Additionally, we have a team of riders who made sacrifices last year all in the name of keeping iteamNova alive and going onto bigger things in 2003.
CN: On a personal level what do you bring to the team?
CN: In regards to the iteamNova team in 2002 what worked and what
fell flat on its face?
CN: Can you tell us something about yourself that would surprise
CN: What was the team's greatest achievement in 2002?
SS: Still being in existence at the end of the year.
CN: What was the lowest point?
SS: Dealing with the financial stresses of putting the team on the road, based on a largely unknown budget.
CN: For 2003 your team merged with a Belgian squad and formed Flanders-iteamNova. Why? How did the merger come about?
SS: It came through a mutual associate. Franky Van Haesebroucke who had been helping us out in Belgium was also a good friend of Frans Assez (manager of Flanders). Franky realised that we were both after the same goals - to develop the team to being a strong force in Category 2 and saw the potential for the teams to join up. He also felt that we were suited in both working ethos and team philosophy for the merger to be a success. So far he has been right!
CN: What are your specific responsibilities within the new Flanders-iteamNova organization?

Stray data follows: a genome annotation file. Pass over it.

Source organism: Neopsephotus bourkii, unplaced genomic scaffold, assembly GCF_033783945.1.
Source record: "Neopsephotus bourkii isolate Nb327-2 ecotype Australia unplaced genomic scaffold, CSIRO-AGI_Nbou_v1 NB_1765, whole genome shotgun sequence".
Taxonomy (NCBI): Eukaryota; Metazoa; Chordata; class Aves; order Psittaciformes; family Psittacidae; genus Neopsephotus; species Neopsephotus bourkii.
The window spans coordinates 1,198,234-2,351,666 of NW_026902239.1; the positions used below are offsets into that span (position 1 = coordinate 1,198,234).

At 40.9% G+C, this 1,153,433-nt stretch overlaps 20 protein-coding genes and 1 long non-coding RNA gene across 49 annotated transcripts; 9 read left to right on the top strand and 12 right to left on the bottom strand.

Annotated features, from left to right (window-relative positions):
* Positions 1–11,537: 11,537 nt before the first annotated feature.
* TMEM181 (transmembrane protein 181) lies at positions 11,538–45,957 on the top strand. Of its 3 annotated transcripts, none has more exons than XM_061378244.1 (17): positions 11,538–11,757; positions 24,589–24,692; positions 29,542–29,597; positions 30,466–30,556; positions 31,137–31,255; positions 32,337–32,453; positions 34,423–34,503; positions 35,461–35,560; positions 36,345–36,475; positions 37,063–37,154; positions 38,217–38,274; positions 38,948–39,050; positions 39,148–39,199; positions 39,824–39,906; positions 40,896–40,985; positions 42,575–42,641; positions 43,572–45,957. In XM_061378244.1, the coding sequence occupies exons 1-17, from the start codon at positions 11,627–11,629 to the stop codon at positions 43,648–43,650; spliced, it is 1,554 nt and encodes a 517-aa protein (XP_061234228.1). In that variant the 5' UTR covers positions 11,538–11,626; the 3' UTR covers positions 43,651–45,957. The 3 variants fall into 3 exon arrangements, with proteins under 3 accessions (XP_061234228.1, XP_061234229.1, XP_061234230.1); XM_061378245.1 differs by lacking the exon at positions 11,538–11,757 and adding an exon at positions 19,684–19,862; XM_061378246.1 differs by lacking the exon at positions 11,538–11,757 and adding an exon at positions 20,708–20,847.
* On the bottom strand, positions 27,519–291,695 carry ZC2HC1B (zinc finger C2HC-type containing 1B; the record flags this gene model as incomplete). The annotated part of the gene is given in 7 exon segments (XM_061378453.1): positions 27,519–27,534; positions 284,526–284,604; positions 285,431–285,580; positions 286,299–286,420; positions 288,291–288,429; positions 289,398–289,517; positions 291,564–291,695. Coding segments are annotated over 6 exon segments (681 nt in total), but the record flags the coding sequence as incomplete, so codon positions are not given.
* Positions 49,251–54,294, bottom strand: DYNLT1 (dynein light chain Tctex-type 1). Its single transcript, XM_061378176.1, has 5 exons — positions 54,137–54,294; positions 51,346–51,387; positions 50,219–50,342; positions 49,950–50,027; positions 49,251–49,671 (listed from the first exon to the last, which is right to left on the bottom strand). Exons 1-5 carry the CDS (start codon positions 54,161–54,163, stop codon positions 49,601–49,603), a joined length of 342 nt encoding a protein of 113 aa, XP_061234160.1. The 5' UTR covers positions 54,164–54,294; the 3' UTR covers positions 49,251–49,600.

SS: This year I will take on more of a role in developing and servicing the membership. I guess this has been my area of interest since the conception of the team and now I will have more time to concentrate on that, while letting Frans get on with the job of the managing the team, which he knows a lot more about.
CN: What are your short-term and long-term goals for Flanders-iteamNova?
SS: The short term goals are to ensure that the merger is successful and brings stability to the team to ensure the riders can go about doing what they do best. My long term goal has always been to build a team that is 80 percent supported by its membership - I can't say 100 per cent because that is not realistic.
CN: In 2002 you built a cohesive, supportive environment among iteamNova riders, members, and staff. Won't the merger with the Flanders team tend to separate the team and membership groups into two separate camps due to language and logistics?
SS: The website is now in English and Dutch to incorporate our new partners. Also, we will be based around the same area as Flanders to make sure the daily logistics of operation are easier. We have a mutual associate in Franky to bridge any language or cultural gaps and I think the bottom line is that we are trying to achieve the same goals.